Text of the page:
From my hypothetical novel:
I gaped at the dishes brought to us, all cut into miniscule bits on plates of gargantuan proportions. Holy cow!  My grilled sea-bass was a symphony of spinach Mornay with delicately sautéed garlic, asparagus boiled in apple butter and a sprinkling of shredded truffles. Supporting this fragile concoction was a tower of potatoes, crushed and packed together and pan-fried to a golden tinge.  Holy guacamole! Seared scallops with leeks in a cream sauce, flecked with roe of crab ... for dessert we had a sumptuous crumble, consisting of pears soaked in champagne and a great deal of almond, apricot jam and brandy-flavoured cream. Christopher Blue had a Black Sesame Ice-Cream with Chestnut Sauce. I observed as he devoured the dessert and wondered how it would be if he ate me.  He wore an exquisite blue silk tie with little swastikas on them. The band started to play some Elgar. It was a haunting sad melody that thundered with passion. It was Salut d'Amour.
black sesame ice-cream

On music: stick the simple well-known classical music. Don't mention Grieg's Piano Concerto in A Minor or Rachmaninov's Preludes. Clair de Lune, The Sea, and jazz pieces will do. Oh, and Elgar's Salut d'Amour is good - because the title itself is easily likeable. Rachmaninov's 2nd Piano Concerto has gained popularity but it is still too long for the average reader. Light simple pieces is the key.  Bach and Mozart sound clever but the polyphonic structure is too complex to digest (not to mention too structured and ruled). Mention it in passing if you must if only to show how clever the hero is, but don't go all ecstatic and descriptive. For more modern repertoire, Frank Sinatra and Antonio Jobim. They are good at croony love-songs.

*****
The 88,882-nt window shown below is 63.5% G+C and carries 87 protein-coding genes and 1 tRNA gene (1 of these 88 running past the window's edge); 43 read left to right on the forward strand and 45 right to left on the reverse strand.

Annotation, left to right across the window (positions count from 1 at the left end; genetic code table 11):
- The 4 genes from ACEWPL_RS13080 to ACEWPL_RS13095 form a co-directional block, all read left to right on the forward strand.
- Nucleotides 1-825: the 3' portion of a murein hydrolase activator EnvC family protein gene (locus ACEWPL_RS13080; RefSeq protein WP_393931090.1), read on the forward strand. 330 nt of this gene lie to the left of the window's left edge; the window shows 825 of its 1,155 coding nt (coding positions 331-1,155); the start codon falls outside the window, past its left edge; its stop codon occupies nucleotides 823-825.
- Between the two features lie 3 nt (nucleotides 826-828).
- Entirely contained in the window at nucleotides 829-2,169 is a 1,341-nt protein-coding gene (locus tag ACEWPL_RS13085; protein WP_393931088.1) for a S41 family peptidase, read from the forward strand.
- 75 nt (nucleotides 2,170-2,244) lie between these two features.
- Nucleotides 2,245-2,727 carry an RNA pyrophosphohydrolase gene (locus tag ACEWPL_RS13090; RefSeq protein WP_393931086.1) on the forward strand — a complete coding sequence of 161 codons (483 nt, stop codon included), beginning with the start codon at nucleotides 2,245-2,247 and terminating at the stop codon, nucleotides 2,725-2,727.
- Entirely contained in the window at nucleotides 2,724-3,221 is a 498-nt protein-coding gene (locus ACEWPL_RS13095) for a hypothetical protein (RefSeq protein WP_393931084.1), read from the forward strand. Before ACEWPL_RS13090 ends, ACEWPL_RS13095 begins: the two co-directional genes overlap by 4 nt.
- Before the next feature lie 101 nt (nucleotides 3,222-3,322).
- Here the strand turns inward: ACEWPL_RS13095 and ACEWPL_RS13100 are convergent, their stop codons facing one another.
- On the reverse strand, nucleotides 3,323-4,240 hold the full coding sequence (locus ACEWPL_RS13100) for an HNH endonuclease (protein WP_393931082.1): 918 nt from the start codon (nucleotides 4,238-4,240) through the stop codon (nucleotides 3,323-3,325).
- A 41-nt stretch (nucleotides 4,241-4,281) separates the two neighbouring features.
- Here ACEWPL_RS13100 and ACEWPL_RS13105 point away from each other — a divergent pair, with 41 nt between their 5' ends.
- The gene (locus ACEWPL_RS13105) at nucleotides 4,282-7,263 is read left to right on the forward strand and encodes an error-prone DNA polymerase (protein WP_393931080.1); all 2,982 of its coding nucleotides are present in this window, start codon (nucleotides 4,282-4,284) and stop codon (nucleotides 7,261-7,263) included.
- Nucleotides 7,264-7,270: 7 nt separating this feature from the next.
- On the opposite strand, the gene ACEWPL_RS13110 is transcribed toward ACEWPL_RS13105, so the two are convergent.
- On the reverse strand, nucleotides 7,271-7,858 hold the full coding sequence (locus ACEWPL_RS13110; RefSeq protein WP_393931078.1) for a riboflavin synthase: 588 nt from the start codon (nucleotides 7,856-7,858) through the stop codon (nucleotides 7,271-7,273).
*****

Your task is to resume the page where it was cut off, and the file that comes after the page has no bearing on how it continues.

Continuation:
About the bigger picture: As Katherine says, Washington State seems to be a popular setting. You might do well to emulate the authors. This effectively rules out the Regency Era.

Take Forks for example. It is supposed to be a secluded backwater which is romantic, as the couple have no other distractions. It is almost Rousseauan - torn apart from civilisation, two dreamers sit together on a rock and ponder. But I will come to that later.